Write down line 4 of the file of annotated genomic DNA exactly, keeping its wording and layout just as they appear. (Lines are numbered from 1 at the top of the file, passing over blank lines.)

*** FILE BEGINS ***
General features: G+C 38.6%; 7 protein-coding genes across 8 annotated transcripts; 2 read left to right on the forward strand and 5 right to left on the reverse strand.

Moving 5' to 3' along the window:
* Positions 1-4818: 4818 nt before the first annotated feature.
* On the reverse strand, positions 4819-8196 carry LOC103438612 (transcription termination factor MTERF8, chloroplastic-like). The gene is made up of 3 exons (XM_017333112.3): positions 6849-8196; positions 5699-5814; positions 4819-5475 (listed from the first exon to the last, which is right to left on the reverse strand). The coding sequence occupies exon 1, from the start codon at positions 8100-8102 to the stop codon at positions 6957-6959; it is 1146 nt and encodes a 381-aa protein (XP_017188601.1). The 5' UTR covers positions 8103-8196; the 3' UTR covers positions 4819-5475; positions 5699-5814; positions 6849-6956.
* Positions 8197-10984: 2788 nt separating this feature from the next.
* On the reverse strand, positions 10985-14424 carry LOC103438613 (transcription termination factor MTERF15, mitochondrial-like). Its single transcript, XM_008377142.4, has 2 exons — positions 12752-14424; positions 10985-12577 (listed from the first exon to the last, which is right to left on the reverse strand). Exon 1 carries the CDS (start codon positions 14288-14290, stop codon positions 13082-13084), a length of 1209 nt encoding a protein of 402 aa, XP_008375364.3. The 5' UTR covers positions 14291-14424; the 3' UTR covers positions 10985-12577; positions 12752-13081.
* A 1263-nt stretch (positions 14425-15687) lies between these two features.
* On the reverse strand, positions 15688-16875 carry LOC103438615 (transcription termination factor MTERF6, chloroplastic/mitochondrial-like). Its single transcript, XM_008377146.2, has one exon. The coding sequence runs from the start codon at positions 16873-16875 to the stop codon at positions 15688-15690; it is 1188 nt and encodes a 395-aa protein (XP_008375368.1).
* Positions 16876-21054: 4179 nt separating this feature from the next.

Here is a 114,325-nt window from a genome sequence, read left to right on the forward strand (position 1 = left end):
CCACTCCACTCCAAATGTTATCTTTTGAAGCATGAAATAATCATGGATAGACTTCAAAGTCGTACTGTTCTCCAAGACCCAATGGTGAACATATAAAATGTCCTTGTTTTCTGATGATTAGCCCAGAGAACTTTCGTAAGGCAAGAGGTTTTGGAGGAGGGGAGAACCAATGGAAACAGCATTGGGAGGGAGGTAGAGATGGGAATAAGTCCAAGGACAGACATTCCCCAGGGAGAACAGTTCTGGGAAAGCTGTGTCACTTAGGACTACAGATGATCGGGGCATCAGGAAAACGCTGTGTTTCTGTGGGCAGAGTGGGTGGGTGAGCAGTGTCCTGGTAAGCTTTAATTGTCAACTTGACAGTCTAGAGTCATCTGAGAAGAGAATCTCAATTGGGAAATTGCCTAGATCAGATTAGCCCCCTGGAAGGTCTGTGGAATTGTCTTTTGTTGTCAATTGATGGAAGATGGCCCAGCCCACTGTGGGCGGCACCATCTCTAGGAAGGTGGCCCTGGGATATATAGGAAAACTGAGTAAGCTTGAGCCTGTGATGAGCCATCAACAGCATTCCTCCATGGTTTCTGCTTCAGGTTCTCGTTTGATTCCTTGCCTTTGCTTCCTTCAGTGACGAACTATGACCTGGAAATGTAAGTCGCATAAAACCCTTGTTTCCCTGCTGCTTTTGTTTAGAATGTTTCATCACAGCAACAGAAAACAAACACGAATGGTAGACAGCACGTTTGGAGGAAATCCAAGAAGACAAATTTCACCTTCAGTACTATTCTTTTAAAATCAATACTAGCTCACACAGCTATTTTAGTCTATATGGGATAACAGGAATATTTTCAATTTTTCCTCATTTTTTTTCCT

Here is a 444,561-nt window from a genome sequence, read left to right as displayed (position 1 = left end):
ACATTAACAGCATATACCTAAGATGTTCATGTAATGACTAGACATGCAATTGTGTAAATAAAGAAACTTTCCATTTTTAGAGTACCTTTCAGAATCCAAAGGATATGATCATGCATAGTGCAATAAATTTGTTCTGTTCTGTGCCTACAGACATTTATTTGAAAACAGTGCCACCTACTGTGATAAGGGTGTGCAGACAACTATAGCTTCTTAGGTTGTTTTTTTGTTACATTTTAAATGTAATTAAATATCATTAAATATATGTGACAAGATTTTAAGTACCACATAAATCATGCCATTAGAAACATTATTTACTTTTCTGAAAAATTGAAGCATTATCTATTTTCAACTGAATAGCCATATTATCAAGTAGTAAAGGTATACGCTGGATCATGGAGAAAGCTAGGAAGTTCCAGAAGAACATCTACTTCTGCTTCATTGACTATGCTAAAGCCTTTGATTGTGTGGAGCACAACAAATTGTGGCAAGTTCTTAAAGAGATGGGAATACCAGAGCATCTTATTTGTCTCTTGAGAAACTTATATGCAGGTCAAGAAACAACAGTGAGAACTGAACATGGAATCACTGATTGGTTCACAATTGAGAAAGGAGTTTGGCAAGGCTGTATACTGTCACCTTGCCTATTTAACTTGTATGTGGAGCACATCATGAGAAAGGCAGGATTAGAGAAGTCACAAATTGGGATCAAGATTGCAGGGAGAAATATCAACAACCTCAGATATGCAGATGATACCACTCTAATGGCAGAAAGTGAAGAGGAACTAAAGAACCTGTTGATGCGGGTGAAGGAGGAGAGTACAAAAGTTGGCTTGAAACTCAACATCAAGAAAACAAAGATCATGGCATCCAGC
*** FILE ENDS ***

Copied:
* On the reverse strand, positions 4819-8196 carry LOC103438612 (transcription termination factor MTERF8, chloroplastic-like). The gene is made up of 3 exons (XM_017333112.3): positions 6849-8196; positions 5699-5814; positions 4819-5475 (listed from the first exon to the last, which is right to left on the reverse strand). The coding sequence occupies exon 1, from the start codon at positions 8100-8102 to the stop codon at positions 6957-6959; it is 1146 nt and encodes a 381-aa protein (XP_017188601.1). The 5' UTR covers positions 8103-8196; the 3' UTR covers positions 4819-5475; positions 5699-5814; positions 6849-6956.